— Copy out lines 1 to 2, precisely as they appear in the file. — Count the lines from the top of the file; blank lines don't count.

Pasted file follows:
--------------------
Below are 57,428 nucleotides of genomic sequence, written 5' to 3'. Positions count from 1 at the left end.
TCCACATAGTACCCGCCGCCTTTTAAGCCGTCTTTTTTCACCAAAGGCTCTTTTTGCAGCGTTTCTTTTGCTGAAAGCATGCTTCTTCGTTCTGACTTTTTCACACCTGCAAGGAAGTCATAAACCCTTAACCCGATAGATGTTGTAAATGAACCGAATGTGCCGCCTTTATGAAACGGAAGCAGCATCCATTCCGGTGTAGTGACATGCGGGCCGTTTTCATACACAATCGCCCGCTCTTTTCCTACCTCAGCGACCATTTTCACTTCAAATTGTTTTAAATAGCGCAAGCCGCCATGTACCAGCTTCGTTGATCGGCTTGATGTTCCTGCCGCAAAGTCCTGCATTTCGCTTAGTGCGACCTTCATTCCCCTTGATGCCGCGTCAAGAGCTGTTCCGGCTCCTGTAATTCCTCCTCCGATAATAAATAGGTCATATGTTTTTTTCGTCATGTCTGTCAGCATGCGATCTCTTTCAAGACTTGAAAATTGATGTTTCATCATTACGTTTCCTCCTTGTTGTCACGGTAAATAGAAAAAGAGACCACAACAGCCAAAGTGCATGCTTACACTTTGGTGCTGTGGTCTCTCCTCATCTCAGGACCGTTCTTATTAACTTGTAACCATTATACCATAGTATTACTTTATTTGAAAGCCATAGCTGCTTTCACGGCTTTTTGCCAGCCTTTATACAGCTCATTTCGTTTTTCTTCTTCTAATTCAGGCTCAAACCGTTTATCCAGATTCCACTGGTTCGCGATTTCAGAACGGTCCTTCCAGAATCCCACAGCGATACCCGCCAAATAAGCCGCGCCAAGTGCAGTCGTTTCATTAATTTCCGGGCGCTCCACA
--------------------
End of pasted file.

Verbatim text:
Below are 57,428 nucleotides of genomic sequence, written 5' to 3'. Positions count from 1 at the left end.
TCCACATAGTACCCGCCGCCTTTTAAGCCGTCTTTTTTCACCAAAGGCTCTTTTTGCAGCGTTTCTTTTGCTGAAAGCATGCTTCTTCGTTCTGACTTTTTCACACCTGCAAGGAAGTCATAAACCCTTAACCCGATAGATGTTGTAAATGAACCGAATGTGCCGCCTTTATGAAACGGAAGCAGCATCCATTCCGGTGTAGTGACATGCGGGCCGTTTTCATACACAATCGCCCGCTCTTTTCCTACCTCAGCGACCATTTTCACTTCAAATTGTTTTAAATAGCGCAAGCCGCCATGTACCAGCTTCGTTGATCGGCTTGATGTTCCTGCCGCAAAGTCCTGCATTTCGCTTAGTGCGACCTTCATTCCCCTTGATGCCGCGTCAAGAGCTGTTCCGGCTCCTGTAATTCCTCCTCCGATAATAAATAGGTCATATGTTTTTTTCGTCATGTCTGTCAGCATGCGATCTCTTTCAAGACTTGAAAATTGATGTTTCATCATTACGTTTCCTCCTTGTTGTCACGGTAAATAGAAAAAGAGACCACAACAGCCAAAGTGCATGCTTACACTTTGGTGCTGTGGTCTCTCCTCATCTCAGGACCGTTCTTATTAACTTGTAACCATTATACCATAGTATTACTTTATTTGAAAGCCATAGCTGCTTTCACGGCTTTTTGCCAGCCTTTATACAGCTCATTTCGTTTTTCTTCTTCTAATTCAGGCTCAAACCGTTTATCCAGATTCCACTGGTTCGCGATTTCAGAACGGTCCTTCCAGAATCCCACAGCGATACCCGCCAAATAAGCCGCGCCAAGTGCAGTCGTTTCATTAATTTCCGGGCGCTCCACA